Spacetime: A smoother brew than we knew

Jan 09, 2013

Spacetime may be less like foamy quantum beer and more like smooth Einsteinian whiskey, according to research led by physicist Robert Nemiroff of Michigan Technological University being presented today at the 221st American Astronomical Society meeting in Long Beach, Calif.

Or so an intergalactic photo finish would suggest.

Nemiroff and his team reached this heady conclusion after studying the tracings of three photons of differing wavelengths recorded by NASA's Fermi Gamma-ray in May 2009.

The photons originated about 7 billion light-years away from Earth from a gamma-ray burst and arrived at the orbiting telescope a mere millisecond apart.

"Gamma-ray bursts can tell us some very interesting things about the universe," Nemiroff says. In this case, those three photons recorded by the Fermi telescope may be validating 's view of smooth spacetime into the realm of . In other words, spacetime may not be not as foamy as some scientists think.

In his , Einstein described space and time as smooth, deforming only under the weight of matter and energy. But according to some theories of , which deal with matter and energy at the smallest scale, spacetime is made up of a froth of particles and possibly even that pop in and out of existence over infinitesimally small moments at the so-called Planck-length scale, which is less than a trillionth of a trillionth the diameter of a hydrogen atom.

The "bubbles" in this foam—should they exist—are so small as to be almost undetectable. However, scientists have theorized that photons from gamma-ray bursts should be able to track down the bubbles' signature.

Here's why. The wavelengths of gamma-ray burst photons are some of the shortest distances known to science—so short they should interact with the even smaller bubbles of quantum foam. And if they interact, the photons should be dispersed—scattered—on their trek through frothy spacetime.

In particular, they should disperse in different ways if their wavelengths differ, as in the case of Nemiroff's three photons. Imagine a Ping Pong ball, a bowling ball, and a softball taking alternate paths down a gravely hillside.

Furthermore, few things can delay gamma-ray photons like these, so they might travel for unimaginably long distances unimpeded. You wouldn't notice the scattering over short distances, but across 7 billion light-years, the quantum foam might knock the light around enough to notice. And three photons from the same gamma-ray burst might not have crashed through the Fermi telescope in a dead heat.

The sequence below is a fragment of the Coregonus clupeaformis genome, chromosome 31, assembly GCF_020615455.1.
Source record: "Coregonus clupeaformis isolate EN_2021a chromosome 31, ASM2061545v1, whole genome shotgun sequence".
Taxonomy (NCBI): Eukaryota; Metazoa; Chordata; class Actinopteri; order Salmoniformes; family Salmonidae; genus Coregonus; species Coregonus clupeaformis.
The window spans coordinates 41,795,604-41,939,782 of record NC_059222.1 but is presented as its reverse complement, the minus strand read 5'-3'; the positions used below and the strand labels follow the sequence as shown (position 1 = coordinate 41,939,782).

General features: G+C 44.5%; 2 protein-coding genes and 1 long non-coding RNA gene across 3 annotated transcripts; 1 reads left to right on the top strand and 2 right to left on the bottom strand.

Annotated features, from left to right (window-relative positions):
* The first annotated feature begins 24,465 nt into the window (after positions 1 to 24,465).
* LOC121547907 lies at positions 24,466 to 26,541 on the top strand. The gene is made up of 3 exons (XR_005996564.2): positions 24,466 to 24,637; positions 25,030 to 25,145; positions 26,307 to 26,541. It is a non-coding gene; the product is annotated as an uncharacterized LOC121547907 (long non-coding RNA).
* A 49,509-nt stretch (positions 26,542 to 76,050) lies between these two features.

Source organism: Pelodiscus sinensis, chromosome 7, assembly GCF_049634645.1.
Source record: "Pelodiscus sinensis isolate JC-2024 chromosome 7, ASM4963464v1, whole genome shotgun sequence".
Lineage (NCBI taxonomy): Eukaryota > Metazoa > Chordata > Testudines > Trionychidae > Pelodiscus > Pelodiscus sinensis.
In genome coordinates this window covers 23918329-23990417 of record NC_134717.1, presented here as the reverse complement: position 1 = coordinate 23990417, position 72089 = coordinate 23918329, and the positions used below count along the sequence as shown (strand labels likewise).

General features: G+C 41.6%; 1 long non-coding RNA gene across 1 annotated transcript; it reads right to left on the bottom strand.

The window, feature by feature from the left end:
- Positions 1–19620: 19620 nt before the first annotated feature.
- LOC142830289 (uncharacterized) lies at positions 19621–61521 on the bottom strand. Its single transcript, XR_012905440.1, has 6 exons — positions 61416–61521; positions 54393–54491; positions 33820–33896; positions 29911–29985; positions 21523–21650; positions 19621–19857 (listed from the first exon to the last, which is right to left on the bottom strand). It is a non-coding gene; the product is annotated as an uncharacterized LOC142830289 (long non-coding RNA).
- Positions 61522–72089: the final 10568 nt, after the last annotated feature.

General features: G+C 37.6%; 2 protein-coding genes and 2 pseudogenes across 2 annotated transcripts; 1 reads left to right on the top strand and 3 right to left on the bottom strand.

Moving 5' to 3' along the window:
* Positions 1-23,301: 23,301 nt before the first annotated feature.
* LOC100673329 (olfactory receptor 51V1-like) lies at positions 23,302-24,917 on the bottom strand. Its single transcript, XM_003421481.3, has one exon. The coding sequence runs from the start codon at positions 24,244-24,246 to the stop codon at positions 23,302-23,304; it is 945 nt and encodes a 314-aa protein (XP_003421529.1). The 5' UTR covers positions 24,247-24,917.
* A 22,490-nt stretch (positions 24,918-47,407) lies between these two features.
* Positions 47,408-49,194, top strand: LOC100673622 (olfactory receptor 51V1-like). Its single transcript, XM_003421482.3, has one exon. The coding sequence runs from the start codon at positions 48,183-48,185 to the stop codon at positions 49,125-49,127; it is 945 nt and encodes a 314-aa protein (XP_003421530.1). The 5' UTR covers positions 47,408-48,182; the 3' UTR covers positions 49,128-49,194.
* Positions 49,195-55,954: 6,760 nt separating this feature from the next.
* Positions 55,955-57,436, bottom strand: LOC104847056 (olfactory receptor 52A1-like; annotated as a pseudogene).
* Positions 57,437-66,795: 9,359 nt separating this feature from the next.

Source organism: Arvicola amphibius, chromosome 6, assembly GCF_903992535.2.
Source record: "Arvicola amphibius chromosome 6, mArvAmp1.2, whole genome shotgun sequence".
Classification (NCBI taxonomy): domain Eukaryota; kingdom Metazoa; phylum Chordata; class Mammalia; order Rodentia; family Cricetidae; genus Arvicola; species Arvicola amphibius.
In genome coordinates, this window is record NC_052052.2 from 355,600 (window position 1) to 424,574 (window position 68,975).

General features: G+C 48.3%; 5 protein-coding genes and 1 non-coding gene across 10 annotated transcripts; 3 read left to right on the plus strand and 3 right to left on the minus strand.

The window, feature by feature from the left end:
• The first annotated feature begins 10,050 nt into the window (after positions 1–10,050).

Bolstered by the evidence garnered from the three photons, Nemiroff's analysis supports earlier indications but takes them clearly below the Planck length: "If foaminess exists at all, we think it must be at a scale far smaller than the , indicating that other physics might be involved," he says.

"There is a possibility of a statistical fluke, or that spacetime foam interacts with light differently than we imagined," Nemiroff said.

"If future gamma-ray bursts confirm this, we will have learned something very fundamental about our universe," says Bradley E. Schaefer, professor of physics and astronomy at Louisiana State University.

For now, at least, this looks like another win for Einstein. Perhaps it calls for a toast.

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Tausch
3.7 / 5 (3) Jan 09, 2013
A primer of 59 comments to the same article posted here and here:
http://phys.org/n...new.html
lengould100
not rated yet Jan 09, 2013
Interesting result. Serious significance for speculators on the raw physics of our universe.
gwrede
5 / 5 (3) Jan 10, 2013
Must admire Nemiroff &co. Think about it: three single photons stumble upon a satellite, and our technology and science let us write entire articles about them, their origin, and the structure of the cosmos. Pretty darn amazing, IMHO.
gwrede
not rated yet Jan 10, 2013
Bursts can last from ten milliseconds to several minutes. -- Wikipedia

It would have been nice to see an explanation as to how the authors could make millisecond inferences from such potentially long sources.
Torbjorn_Larsson_OM
5 / 5 (2) Jan 10, 2013
This couples to inflation I think, since there is no such spacetime and/or gravity fluctuations blown up from around Planck scales. (Or below, in eternal inflation.) Just the inflation field primordial fluctuations themselves.

@qwrede: It's just an observation so far.

From the arxiv paper: "Is this arrival pattern of remarkably brief doublets separated by long pauses significant? Do these 3 brief pulses define the finest time scale yet? We argue that such "rhythm" is, most likely, not spurious."

[ http://arxiv.org/...91v2.pdf ]
Tristan
5 / 5 (2) Jan 10, 2013
gwrede, I think the idea is that over the distances involved, the "foaminess" of spacetime would stretch the distribution of photons from a single burst so that they would reach us over a much longer period than the milliseconds or minutes of the original burst, and thus 3 photons reaching us at the same time is statistically extremely unlikely if that scattering is occurring, thus the result is not consistent with the existing theories of "foamy" spacetime and how it interacts with light.
ValeriaT
not rated yet Jan 13, 2013
I explained already there, that the distant gamma ray burst arrive as homogeneous not because the space-time is homogeneous, but because it is so inhomogeneous, it homogenizes them. This explanation is supported with the fact, the short distance gamma ray bursts are significantly more inhomogeneous, than these long distance ones.